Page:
1. John Lennon-style hippie glasses were ubiquitous in swinging London. Even on the dance floor. In the dark.
2. The dance steps matched the attitude: casual and colourful.
3. But then again, maybe it’s less about crazy hand gestures and more about lava-lamp lighting?
4. Here’s what broadcast journalism, circa 1973, looked like.
5. 1973 was also the year The Wicker Man came out. Which might explain the surge in maypoles and freaky animal costumes.
6. A ritualistic dance around the maypole at night.
7. In 1970s Notting Hill, guitar-wielding hippies could still turn heads.
8. ‘FEELINGS SHOULD BE FELT, AND NOT HARD’
9. A rooftop recording session for this master of the sitar.
10. The lead singer of Quintessence – a band that fused jazz, psych and progressive rock – bangs his drum in Notting Hill.
11. Meanwhile, out on the street, hippies strut.
12. How to stand out on the Portobello Road in the 1970s.
13. Step inside the office.
14. Mr Tambourine Man, jamming by the apple box.
15. And here he is in meaner mood, shisha pipe ready.
16. Is this a 1969 dance festival or a 1969 cult lead by a charismatic hippie? Or both?
17. Yes, that is what you think it is.
18. Spliffs, joints + pot = ???
19. Sharing the love.
20. Croydon, 1971: political protests redefined.
21. Barsham Faire, 1974.
22. Knebworth, 1976, year of the drought.
23. Festival vox pops.
24. Nothing unusual about pushing a van. Nothing unusual about wearing… oh wait…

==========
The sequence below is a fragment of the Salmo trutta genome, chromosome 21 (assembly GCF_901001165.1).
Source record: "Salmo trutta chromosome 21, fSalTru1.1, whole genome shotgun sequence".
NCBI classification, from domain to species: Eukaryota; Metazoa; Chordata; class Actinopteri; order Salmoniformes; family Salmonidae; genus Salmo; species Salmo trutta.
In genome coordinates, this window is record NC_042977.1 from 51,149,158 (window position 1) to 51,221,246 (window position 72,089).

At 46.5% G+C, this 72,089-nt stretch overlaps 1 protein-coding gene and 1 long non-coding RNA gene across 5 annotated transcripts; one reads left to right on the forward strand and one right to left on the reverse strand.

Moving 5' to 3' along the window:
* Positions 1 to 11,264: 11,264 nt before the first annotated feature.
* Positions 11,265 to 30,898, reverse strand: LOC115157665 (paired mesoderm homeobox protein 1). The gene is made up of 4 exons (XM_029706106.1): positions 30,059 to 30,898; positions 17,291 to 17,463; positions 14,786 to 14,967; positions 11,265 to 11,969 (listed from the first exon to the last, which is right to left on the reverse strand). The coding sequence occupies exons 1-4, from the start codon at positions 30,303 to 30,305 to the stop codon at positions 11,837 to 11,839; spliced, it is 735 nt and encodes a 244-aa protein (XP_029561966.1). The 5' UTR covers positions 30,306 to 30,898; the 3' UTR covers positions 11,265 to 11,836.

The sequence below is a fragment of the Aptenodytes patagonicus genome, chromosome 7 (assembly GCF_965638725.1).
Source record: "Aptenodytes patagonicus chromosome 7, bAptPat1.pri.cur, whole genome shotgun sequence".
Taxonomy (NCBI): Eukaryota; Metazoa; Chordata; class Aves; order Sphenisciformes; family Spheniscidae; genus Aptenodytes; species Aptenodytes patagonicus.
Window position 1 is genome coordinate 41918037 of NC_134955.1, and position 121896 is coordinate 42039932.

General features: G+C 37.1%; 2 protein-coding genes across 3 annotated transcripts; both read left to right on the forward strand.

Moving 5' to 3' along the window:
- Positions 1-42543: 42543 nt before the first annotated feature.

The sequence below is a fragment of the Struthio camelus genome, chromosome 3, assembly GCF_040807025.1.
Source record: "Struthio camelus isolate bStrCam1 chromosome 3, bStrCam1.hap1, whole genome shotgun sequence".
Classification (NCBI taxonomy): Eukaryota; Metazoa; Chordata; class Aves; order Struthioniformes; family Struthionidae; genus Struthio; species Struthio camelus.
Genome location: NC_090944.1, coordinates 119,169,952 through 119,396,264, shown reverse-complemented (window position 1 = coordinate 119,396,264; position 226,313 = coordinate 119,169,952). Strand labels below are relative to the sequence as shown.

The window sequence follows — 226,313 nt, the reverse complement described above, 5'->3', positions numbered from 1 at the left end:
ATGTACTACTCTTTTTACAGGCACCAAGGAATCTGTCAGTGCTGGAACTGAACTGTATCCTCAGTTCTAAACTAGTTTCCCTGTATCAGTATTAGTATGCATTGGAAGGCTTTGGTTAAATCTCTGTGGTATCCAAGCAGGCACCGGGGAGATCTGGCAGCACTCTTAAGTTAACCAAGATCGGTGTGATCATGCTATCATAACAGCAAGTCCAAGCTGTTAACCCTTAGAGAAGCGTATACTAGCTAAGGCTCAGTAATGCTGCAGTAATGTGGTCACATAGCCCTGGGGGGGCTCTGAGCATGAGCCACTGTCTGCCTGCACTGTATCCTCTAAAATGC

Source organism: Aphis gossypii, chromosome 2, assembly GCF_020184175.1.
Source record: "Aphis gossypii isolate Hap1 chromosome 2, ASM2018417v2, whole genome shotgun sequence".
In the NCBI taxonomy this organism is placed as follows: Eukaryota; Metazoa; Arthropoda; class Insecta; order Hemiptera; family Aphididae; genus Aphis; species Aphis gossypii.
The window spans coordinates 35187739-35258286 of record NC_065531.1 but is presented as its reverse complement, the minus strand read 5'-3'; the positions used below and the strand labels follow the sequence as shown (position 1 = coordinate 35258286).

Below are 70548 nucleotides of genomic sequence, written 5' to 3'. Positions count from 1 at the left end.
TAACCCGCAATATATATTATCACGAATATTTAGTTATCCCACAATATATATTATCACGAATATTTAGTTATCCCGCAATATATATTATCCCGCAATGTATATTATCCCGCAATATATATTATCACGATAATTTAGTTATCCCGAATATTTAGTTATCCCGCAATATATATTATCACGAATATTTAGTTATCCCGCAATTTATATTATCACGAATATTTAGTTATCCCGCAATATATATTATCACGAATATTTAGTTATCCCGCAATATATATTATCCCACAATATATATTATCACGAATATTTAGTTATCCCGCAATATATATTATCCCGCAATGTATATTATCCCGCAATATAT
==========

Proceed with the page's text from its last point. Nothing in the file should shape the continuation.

25. A 1967 flower power interviewee.
26. The first Pyramid stage at Glastonbury, in 1972.
27. If you’re not on the bill, no problem. A piano, a field and an audience will do fine.
28. Love – and something else – is in the air.
29. A not-so-rare sighting of a half-naked festival-goer.
30. A hippie commune living off the land on the otherwise uninhabited island of Dorinish, off County Mayo, in 1972.
31. They swap their guitars for shovels…
32. And wheelbarrows…
33. But, after the setting of the sun, and a day of communal graft, music again fills the air.
The film and stills on this page are taken from Britain on Film, a digital archive of UK places that mean the world to you. 10,000 film and TV titles from 1895 to now will be digitised and can be watched for free on BFI Player.
Britain on Film is funded by the National Lottery funding and the Esmée Fairbairn Foundation.
Barsham Faire and Knebworth Pop Festival are courtesy of East Anglian Film Archive
Flower Power Interview is courtesy of Media Archive for Central England
Glastonbury Festival and the First Pyramid Stage is courtesy of South West Film and Television Archive
Tribe of the Sun is courtesy of Yorkshire Film Archive